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Some topics, overlooked in the preparation of the chapter on Medicine and Surgery, can be but briefly treated here.
During nearly ten years after the settlement at Grand Rapids there was no professional dentist here. The family doctor usually attended to the business of tooth pulling. In that part of his trade he ordinarily stood outside the mouth of his patient, where he could have plenty of elbow and muscle room, and with an instrument constructed somewhat upon the principle of a lumberman's cant-hook, commonly called a tooth-key or turn-key, managed to twist out an aching tooth with neatness and dispatch--though it must be confessed that it would also sometimes bring a portion of the jaw. This first advertising dentist in Grand Rapids was Dr. J. T. Collier, in May, 1843, announcing a newly discovered compound for filling the teeth, called "Odontalgicus." He was here but a short time. In July, 1848, Ezra D. Burr advertised his services as a dentist, with an office in Mechanics Hall but did not stay there long. In November of that year S. B. Noble opened dental rooms in the same place. He removed soon after to Irving Hall, and in 1854 was succeeded by Augustus B. Winslow.
The first dentist to permanently establish his office and business here was Joel C. Parker, who came in 1854, and has since remained in the practice of dentistry. Dr. Parker is still at his work, with a large practice, and among the most respected of our citizens, not only on account of their confidence in his professional skill, but as a man taking great interest in educational affairs. He is an enthusiast in natural history, has contributed much to the founding and prosperity of the Kent Scientific Institute, is an expert in ichthyology, and has been a member of the State Board of Fish Commissioners some twelve years or more and still holds that position.
In 1854 also came Lester A. Rogers and opened rooms for dentistry, which profession he has practiced assiduously ever since. He is besides a dealer in goods and instruments pertaining to the craft. Mr. Rogers is a well-respected citizen and a prominent and active member of the Masonic fraternity.
Ezra S. Holmes came into the place from Lockport, N. Y., in 1865, and is still an operative dentist here, occupying a position in the front rank of the profession. He is a member of the Michigan Dental Association; also takes great interest in natural science, is President of the Kent County Sportsmen's Club and of the Kent Scientific Institute, also belongs to several piscicultural, pomological and other kindred associations.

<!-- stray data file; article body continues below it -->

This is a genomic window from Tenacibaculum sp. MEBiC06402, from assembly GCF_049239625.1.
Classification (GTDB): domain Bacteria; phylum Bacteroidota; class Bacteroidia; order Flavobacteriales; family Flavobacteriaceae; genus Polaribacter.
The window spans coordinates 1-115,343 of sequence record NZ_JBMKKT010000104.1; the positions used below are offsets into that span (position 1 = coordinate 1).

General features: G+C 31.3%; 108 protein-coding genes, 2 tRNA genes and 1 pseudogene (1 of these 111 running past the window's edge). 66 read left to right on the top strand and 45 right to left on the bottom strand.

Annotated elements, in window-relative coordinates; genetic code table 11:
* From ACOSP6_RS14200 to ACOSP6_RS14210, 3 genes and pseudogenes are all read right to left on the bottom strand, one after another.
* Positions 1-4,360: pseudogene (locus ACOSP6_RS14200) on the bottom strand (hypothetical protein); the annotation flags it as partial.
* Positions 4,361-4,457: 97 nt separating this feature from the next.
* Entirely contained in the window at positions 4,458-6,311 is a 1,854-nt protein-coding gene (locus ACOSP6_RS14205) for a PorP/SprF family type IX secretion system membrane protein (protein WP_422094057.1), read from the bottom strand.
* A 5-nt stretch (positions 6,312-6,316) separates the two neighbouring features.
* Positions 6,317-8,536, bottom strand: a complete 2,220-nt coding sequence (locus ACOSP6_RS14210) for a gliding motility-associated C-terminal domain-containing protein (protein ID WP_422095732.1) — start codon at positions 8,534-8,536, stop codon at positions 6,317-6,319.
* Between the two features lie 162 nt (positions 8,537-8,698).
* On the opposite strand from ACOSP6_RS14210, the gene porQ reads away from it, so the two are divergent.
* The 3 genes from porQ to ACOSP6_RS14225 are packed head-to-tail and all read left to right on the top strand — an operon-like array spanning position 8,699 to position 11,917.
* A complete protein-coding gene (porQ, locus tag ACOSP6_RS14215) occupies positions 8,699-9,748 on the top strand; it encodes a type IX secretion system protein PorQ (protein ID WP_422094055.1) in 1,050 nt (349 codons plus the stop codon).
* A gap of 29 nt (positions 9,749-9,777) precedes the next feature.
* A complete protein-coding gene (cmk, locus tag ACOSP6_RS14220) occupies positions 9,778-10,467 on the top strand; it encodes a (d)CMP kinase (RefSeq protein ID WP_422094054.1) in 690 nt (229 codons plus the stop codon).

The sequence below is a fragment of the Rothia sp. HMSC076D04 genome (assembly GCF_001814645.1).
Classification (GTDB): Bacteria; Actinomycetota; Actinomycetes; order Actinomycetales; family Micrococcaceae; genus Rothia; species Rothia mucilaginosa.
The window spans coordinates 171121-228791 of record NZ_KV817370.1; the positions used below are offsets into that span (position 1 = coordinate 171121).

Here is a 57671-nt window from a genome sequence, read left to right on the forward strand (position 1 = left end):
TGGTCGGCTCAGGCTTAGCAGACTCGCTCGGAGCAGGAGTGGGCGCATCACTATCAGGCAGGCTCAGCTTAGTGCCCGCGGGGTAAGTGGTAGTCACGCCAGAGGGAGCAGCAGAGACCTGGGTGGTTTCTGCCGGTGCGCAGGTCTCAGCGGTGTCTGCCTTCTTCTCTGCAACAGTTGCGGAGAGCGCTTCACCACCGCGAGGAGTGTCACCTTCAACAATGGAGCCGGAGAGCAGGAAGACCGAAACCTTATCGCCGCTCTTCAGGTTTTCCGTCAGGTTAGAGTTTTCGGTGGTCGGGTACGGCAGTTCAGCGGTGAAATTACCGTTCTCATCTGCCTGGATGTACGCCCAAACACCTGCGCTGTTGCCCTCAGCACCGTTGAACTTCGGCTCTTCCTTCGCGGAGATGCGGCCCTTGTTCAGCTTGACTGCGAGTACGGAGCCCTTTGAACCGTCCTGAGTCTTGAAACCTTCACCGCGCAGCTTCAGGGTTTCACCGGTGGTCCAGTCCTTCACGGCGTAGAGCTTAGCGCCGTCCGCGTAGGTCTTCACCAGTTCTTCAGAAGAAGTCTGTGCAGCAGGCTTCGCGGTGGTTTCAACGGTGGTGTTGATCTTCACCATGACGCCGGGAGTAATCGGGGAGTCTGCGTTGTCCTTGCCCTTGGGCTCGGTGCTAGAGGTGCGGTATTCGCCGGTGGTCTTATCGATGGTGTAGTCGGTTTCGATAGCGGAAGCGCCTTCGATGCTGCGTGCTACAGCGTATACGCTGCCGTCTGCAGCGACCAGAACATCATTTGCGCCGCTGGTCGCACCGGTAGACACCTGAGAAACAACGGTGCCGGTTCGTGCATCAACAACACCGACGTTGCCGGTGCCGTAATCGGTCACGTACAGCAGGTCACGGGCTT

John C. Buchanan, who was a gunsmith in the earlier part of his life, gave honorable service to his country during the War of the Rebellion, afterward studied dentistry, began the practice of that profession in Grand Rapids in 1866, and is still actively at work.
In 1859 there were five dentists in the city, among them E. R. E. Carpenter, B. R. Pierce, and James H. Morgan. The latter remained in practice here some twenty years.
Charles S. Allen was an operating dentist here during a dozen years after the war, and removed to the north part of the State about 1880.
Ransom Button has been an operative dentist since 1850. He came to Grand Rapids about 1870, and has since been continuously engaged at his profession on Canal street.
John M. Bridgman has been in practice here since about 1876.
It is useless to go further into details as to doctors of dental surgery. In 1875 they numbered fourteen in the city; in 1880, thirteen; in 1885, nineteen; and in 1890 it would seem that troublesome teeth have grown so numerous in the community as to require the services of thirty-one experts in the craft, that being the number of dentists set down in the City Directory.
The Dental Society of Grand Rapids was organized Dec. 17, 1888--President, C. H. Dyer; Vice President, L. F. Owen; Secretary, J. Ward House; Treasurer, W. A. Dorland. Its object is the promotion of the art and practice of dentistry and social and fraternal feeling among its members. It has a membership of seventeen representative men of the profession, who endorse the code of ethics adopted by the American Dental Association, and are eligible for membership in the State Dental Association. The society holds regular meetings, to which dentists from outside of town are invited, and subjects relating to the good of the profession are topics of discussion. Since its organization the society has met with the loss of its President, Dr. C. H. Dryer, who stood among the foremost in the profession, and Dr. E. S. Holmes has been chosen to fill that position.
DRUGS AND MEDICINES.